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Ephesians: Journey to Light - Wednesday

Posted on Wed, Jul 29, 2015

“Carefully determine what pleases the Lord.”
I never know what to get my wife for her birthday or a holiday. It’s not an easy decision. When my kids have a birthday, I can easily walk through the toy section at Target and pick out anything that falls into their age-range and they’d love it. My wife isn’t the same. Do I buy her clothes? And what if I buy them too small? What does that communicate? But what if they’re too big? Is that worse? She likes running. So do I buy her running stuff? But she’s the running expert. How would I even know what running stuff to buy? I’m smart enough to not buy her a kitchen appliance or something. So maybe a gift card? Is that too impersonal? That’s the kind of thing you get from your great aunt for graduation. A gift card doesn’t sound right from the husband. Man, I can never figure it out! And it’s not that she’s picky, either! I just want to get her the perfect gift. I don’t want to blow it.
So what do I do? Well, I spend time with her. And while I’m spending that time with her I listen to her. I listen well. I consider what she says and does. I think carefully about her likes and dislikes. I put her ideas and thoughts in my memory and ponder them when she’s not there. I reflect on what gives her joy and what makes her smile. I think about the things that make her frown or frustrate her. That gives me a fighting chance to know what will please her when I want to give her something.
Jesus doesn’t expect much from us. But He loves when we consider Him. He loves when we carefully determine what pleases Him. If we aren’t walking in a way that honors God, maybe it’s because we’re not thinking about Him enough.
  • Spend some extra time today just thinking about God. Ask Him what He likes. Ask Him what He doesn’t like. In prayer, ask Him what you could do to please Him. Sit in silence and ask what makes Him smile.

Derrick Purvis
Formation Pastor

Galatians: Journey to Light - Tuesday

Posted on Tue, Jul 28, 2015

“Live a life filled with love, following the example of Christ. He loved us and offered himself as a sacrifice for us, a pleasing aroma to God.”
Hitchhiking isn’t something I’d encourage anyone to do. It’s not safe. It’s not wise. And, I’m pretty sure, it’s illegal. But I did do it once. I had gone hiking in a vast wilderness and, at some point, got off the trail I thought I was on. I had a map with me, but no compass. But with my handy map, I simply navigated where I was by finding east. I kept telling myself that the sun rises in the west and sets in the east. If I knew where the sun was setting and knew that was east, I just needed to head that way. 
Here’s the problem… that’s not true. The sun doesn’t set in the east. It sets in the west. The opposite of my guiding rule was true. So when I thought I was heading east, I was heading west and I had no idea. I spent several hours walking in the wrong direction. Eventually, I fell out into a main road and realized I was miles and miles away from my truck. So I had to hitchhike to get back. 
Lots of us need a ride back to truth. We’ve been following the wrong standard or the wrong rules for a while and it’s led us off the right path. Jesus is the rule. We should follow His example.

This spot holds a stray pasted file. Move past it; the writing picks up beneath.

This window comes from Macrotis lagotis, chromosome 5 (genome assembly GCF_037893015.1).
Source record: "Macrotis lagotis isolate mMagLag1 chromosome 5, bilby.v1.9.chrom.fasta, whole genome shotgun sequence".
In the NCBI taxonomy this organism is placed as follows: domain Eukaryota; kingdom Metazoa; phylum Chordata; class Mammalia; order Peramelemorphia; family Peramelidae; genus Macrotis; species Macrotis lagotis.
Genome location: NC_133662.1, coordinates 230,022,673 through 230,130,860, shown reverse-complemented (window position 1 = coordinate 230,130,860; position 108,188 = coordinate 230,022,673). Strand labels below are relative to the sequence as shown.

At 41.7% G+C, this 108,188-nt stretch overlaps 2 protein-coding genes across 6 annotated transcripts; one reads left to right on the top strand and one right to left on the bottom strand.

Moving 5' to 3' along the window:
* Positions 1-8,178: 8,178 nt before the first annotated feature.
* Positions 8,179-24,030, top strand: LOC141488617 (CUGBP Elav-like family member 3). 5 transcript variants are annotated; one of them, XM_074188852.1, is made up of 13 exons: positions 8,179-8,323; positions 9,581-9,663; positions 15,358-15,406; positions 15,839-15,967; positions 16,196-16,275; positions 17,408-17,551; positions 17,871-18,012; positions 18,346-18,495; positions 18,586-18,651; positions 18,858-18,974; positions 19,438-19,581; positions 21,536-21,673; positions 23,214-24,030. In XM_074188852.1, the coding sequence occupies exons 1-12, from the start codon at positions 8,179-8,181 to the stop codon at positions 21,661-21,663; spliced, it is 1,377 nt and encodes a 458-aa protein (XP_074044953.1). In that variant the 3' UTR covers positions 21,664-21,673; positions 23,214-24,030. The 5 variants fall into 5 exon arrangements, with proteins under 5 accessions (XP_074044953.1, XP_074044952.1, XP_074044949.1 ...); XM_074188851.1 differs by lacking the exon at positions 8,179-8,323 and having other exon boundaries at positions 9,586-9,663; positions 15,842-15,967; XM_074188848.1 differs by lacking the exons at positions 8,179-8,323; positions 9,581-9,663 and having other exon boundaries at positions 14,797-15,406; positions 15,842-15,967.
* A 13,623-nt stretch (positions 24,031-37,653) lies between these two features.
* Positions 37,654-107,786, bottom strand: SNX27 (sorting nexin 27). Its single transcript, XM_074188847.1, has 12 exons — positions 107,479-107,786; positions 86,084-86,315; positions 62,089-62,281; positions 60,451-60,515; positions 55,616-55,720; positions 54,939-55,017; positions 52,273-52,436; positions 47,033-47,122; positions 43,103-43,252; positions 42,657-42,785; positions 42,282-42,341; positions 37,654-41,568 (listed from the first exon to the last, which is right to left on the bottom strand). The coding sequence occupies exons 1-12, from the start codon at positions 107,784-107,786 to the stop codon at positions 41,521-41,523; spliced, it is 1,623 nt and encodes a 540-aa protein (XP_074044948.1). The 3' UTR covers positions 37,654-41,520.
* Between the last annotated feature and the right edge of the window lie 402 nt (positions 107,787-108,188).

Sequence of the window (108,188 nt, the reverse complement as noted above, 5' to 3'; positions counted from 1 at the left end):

• Have you been off course recently? Have you been following those bad directions? It’s not too late to hitch a ride back. Watching these videos will be a great first step.

Derrick Purvis
Formation Pastor

Galatians: Journey to Light - Monday

Posted on Mon, Jul 27, 2015

“Imitate God, therefore, in everything you do, because you are his dear children” 
If you wanted to imitate me, you’d probably aim your sights at things that make me happy. You might make a list that looked something like this:
  • strong, black coffee
  • Bear Grylls and Jerry Seinfeld on the TV
  • t-shirts
  • working on bikes
  • camping
But if you tried to imitate me but were drinking peach tea, watching Dancing With the Stars, wearing a button-up shirt, playing on a computer and staying at some fancy hotel, I’d tell you you were doing a pretty lousy job. That’s just not who I am. 
So how do we imitate God? Well, stick pretty close to who you see Him to be. Here’s a quick list from Scripture to get you thinking.
  • Do good things. 
  • Make wise choices. 
  • Be holy. 
  • Love people. 
  • Stay away from sin. 
It’s actually pretty simple. Imitation is a simple guideline, really. We have the model of Jesus, we should use it.
  • Read through that list of characteristics of Jesus. Pick one that you want to pray about and improve in your own life. Try to take action to move closer to the Jesus end of the spectrum today.

Derrick Purvis
Formation Pastor

Ephesians: Journey To Grace - Friday

Posted on Fri, Jul 24, 2015

Have you ever bought something that was supposed to be guaranteed to deliver results, but didn’t quite live up to the hype?  Maybe it was a new diet program.  Or maybe a used car that turned out to be a lemon.  It could have been an investment that ended up losing money or a self-help book that just didn’t work.  
Our world is full of cheap promises and phony guarantees.  Frequently people promise us one thing, but then don’t deliver.  It doesn’t take long before even the most optimistic among us can become jaded and cynical.
God, however, always keeps His promises. In fact, He has given us a guarantee that He has good things in store for our future.  
The Spirit is God’s guarantee that he will give us the inheritance he promised and that he has purchased us to be his own people. He did this so we would praise and glorify him.